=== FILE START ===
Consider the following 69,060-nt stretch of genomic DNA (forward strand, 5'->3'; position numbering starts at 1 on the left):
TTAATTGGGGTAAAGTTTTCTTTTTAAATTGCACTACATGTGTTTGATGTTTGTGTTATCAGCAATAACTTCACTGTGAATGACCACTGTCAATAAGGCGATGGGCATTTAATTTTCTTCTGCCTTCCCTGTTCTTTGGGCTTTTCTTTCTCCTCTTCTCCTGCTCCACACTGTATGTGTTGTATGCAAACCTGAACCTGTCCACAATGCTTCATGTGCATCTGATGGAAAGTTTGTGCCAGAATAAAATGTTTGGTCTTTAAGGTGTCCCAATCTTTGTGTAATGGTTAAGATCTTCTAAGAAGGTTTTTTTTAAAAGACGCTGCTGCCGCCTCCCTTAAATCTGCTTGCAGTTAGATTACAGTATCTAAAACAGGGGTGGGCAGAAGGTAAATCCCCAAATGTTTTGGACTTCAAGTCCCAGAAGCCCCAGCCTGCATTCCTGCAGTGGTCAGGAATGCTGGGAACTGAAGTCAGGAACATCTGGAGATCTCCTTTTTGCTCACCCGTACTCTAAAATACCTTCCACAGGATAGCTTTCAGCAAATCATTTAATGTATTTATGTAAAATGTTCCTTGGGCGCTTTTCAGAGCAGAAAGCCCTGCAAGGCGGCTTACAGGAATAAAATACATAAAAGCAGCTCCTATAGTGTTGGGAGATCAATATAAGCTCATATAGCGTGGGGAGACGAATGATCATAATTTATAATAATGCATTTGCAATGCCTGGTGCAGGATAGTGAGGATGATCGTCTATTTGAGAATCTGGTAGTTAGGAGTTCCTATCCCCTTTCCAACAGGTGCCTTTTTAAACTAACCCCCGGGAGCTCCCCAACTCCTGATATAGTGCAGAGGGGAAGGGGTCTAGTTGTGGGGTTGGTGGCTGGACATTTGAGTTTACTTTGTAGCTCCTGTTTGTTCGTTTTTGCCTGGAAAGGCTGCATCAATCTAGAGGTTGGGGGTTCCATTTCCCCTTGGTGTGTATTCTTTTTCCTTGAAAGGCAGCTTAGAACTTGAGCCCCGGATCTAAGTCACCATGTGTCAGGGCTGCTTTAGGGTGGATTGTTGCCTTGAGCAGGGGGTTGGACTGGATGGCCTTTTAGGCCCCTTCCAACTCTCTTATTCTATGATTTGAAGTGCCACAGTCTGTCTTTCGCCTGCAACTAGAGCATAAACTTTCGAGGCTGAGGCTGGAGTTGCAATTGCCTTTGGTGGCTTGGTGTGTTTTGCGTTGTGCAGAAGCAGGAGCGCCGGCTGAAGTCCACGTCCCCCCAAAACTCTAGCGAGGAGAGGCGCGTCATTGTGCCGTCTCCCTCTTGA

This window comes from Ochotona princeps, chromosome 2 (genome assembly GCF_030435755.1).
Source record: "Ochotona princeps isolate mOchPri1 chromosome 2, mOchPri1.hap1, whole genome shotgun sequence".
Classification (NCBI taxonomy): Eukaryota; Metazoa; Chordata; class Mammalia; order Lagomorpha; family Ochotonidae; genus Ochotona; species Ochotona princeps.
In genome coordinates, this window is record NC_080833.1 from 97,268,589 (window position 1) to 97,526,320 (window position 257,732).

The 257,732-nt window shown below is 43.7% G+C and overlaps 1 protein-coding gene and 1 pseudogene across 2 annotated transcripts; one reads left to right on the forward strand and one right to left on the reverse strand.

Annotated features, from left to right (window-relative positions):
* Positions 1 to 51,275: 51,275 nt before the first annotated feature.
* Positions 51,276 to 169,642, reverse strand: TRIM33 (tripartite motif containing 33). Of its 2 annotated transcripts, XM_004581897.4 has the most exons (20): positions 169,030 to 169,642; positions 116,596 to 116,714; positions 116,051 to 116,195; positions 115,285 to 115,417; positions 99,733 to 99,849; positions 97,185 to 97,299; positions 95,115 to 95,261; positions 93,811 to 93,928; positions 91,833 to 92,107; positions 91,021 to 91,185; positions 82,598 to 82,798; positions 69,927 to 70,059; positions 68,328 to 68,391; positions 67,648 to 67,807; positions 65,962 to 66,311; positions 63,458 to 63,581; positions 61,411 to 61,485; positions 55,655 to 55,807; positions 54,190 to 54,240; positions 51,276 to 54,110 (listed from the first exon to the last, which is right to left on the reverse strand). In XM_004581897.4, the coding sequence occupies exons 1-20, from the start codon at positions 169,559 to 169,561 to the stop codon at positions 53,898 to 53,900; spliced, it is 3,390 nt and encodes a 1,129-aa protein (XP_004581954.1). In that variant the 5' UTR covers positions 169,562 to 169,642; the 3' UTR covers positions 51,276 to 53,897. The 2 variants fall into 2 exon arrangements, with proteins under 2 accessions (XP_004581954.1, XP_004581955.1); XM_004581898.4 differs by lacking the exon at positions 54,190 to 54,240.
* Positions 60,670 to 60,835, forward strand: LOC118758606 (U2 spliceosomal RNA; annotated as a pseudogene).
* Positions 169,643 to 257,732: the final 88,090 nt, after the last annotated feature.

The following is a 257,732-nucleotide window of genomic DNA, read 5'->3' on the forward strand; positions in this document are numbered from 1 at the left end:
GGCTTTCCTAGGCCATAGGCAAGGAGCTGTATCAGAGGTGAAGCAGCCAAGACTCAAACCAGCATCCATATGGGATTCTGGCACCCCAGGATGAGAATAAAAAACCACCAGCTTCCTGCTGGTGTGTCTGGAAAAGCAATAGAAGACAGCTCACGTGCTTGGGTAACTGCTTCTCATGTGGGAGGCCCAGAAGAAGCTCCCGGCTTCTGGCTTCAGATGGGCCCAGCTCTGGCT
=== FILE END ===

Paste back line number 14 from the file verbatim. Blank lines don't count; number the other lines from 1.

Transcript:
GGCTTTCCTAGGCCATAGGCAAGGAGCTGTATCAGAGGTGAAGCAGCCAAGACTCAAACCAGCATCCATATGGGATTCTGGCACCCCAGGATGAGAATAAAAAACCACCAGCTTCCTGCTGGTGTGTCTGGAAAAGCAATAGAAGACAGCTCACGTGCTTGGGTAACTGCTTCTCATGTGGGAGGCCCAGAAGAAGCTCCCGGCTTCTGGCTTCAGATGGGCCCAGCTCTGGCT